Campus challenges hate speech


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In the light of recent incidents with racial overtones by Roseville High School students, principal David Byrd and assistant principals Anna Marie Clark and Stephanie Malia attended RHS’ Black Student Union meeting last Thursday to hear student input on the issue.

According to Byrd, the goal of the visit was to look for ways to improve campus culture and prevent future incidents. He has also invited BSU to next month’s faculty meeting to speak to teachers.

“It seemed like a logical place to start,” Byrd said. “Our goal is just to listen a little bit. Though, we’ve got a few ideas that we want to propose to our Black Student Union That would include: them putting together a presentation about, from their perspective, what Roseville High School is like, with respect to some of the cultural insensitivity and the cultural sensitivity that we have. Our hope is that we can convince them to take a month and maybe present to our faculty and our staff some of their thoughts and some of their ideas.”

Two weeks ago, a male student (Eye of the Tiger chose to withhold the minor’s name) posted a photo on Instagram that, according to Malia, promoted racism and hate speech. In response, administration held a conference with the student’s parents in order to discuss the incident.

According to the student, administration didn’t pursue additional consequences, other than informing his parents of his actions, because his incident occurred outside of school hours.

Seniors Barry Lewis and Eva Lewis created a petition to bring awareness to hate speech on campus, calling for student activities director Brent Mattix to ban the student from enrolling in the spring term of student government.

“This petition is trying to get a certain student kicked out of student government,” Barry Lewis said. “It’s because student government is supposed to create the culture at Roseville and every decision they make impacts Roseville High School students. And we don’t really want a student who blatantly makes racist comments about other students in charge of making the culture and impacting the decisions that are going to affect us in the long term.”

A week prior to the incident online, band students were allegedly harassed by other students with racial slurs after being moved closer to the Tiger Cage.

Sophomore band member Charles Henderson felt the slurs were eye-opening.

“A ball came out of nowhere, and it just hit me across my face while I’m playing so it really surprised me,” Henderson said. “So I stood up and I said, ‘Okay, whose ball is this? Who did this?’ And somebody said, ‘You better go get that, ‘N.’ And I had looked at the person and I was like, ‘Don’t say that. Don’t say that to me. That’s not okay.’”

Administration was informed of the situation the following Monday and asked the band students questions about the incident and offered an apology. Henderson said that administration was sincere in their apology, but he was disappointed that the incident that occurred in the first place.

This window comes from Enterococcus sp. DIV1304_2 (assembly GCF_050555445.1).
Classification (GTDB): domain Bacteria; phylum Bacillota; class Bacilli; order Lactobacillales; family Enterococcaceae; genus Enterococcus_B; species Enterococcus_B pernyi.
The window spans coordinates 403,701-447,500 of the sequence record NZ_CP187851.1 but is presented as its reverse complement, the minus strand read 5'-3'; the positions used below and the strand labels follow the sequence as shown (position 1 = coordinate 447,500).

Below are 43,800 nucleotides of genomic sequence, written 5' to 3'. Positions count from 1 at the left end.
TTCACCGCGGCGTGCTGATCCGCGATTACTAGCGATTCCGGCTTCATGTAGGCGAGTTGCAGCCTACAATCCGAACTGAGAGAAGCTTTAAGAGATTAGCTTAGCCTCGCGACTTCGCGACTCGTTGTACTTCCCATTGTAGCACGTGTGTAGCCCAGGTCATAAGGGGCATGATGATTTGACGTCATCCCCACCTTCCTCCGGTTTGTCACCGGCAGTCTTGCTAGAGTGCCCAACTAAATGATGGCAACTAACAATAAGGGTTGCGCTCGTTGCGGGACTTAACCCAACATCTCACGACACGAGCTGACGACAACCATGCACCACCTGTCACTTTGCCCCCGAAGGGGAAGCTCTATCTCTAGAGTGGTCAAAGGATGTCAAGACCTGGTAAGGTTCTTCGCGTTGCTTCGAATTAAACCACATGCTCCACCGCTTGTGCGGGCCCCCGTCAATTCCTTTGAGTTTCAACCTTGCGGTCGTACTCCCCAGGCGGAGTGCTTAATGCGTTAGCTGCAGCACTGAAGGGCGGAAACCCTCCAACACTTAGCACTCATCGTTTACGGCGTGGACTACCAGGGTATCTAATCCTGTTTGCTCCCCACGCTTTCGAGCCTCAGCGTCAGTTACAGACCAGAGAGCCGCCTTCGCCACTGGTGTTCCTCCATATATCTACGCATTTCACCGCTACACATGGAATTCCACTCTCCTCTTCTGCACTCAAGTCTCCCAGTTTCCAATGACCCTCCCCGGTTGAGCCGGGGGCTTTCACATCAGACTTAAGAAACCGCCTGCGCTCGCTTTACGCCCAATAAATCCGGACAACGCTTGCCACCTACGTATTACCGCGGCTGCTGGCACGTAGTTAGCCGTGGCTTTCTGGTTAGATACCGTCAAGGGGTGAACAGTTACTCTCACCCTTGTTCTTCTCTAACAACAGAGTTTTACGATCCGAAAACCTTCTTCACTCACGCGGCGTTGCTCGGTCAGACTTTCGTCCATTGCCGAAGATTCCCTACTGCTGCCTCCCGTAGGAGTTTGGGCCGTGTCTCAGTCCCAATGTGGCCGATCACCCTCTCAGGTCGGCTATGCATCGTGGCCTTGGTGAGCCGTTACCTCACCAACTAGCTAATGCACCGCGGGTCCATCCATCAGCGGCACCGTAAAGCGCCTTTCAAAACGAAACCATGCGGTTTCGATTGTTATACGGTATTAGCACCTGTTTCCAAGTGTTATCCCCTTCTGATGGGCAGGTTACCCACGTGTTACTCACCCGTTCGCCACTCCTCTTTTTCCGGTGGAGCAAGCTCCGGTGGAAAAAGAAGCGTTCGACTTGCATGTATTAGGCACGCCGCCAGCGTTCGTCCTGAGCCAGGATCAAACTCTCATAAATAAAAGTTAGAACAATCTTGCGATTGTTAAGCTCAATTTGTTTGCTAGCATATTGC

“I was very disappointed on what happened,” Henderson said. “As Roseville High School students, we should be better. And even though if it was an accident or not, we should be careful about what we’re saying because we don’t know who could be offended.”

According to the Roseville High School 2016-17 student handbook, the Roseville Joint Unified High School District prohibits “the harassment of students of … race, color, national origin, ethnicity … or any other basis protected by federal, state, or local law, ordinance or regulation.” A student violating this policy can result in “discipline, up to and including suspension or expulsion, depending on the nature and seriousness of the violation.”

Oakmont High School experienced a few forms of racial hate crimes in the past two years targeted against their students, which was matched with a district-backed cultural sensitivity training session.

RJUHSD hosted a “Sustaining Cultures and Strengthening Communities” district-wide speaker series initially featured at OHS and eventually opened up to the district.


(ANDREW SMITH/ EYE OF THE TIGER) Principal David Byrd attended last Thursday’s Black Student Union meeting to field student perspectives about campus cultural sensitivity. He invited the union to speak at November’s faculty meeting.

According to RJUHSD superintendent Ron Severson, attendance for the series was very small and the district will be taking advantage of their third professional development day this school year in order to reach a “broader teacher audience.”

“We are using our third district professional development day to examine both equity and relationship issues [also known as] Emotional Quotient,” Severson said. “It will be EQ squared. The targets are to grow everyone’s cultural literacy, to examine implicit bias, and to develop a deeper understanding of mindset. On the relational side, we will be working on how to better build trust and understanding with our students and with each other.”

According to Severson, some schools within RJUHSD have specific programs to address issues revolving around bullying, hate speech, and insensitivity with different programs. The ultimate goal is to integrate an effective, far-reaching program at each school.

“Granite Bay has the ripple effect,” Severson said. “Woodcreek does a whole Culture Week.  Oakmont has [a] ‘Dude be nice’ week.  Most of our schools work with Point Break or Breaking down the Walls. We have been working with a consultant for three years now who has been training staff and students on issues around cultural understanding and literacy.”

EDITOR’S NOTE: Eye of the Tiger removed the the name of the student from the original article for the purposes of student protection.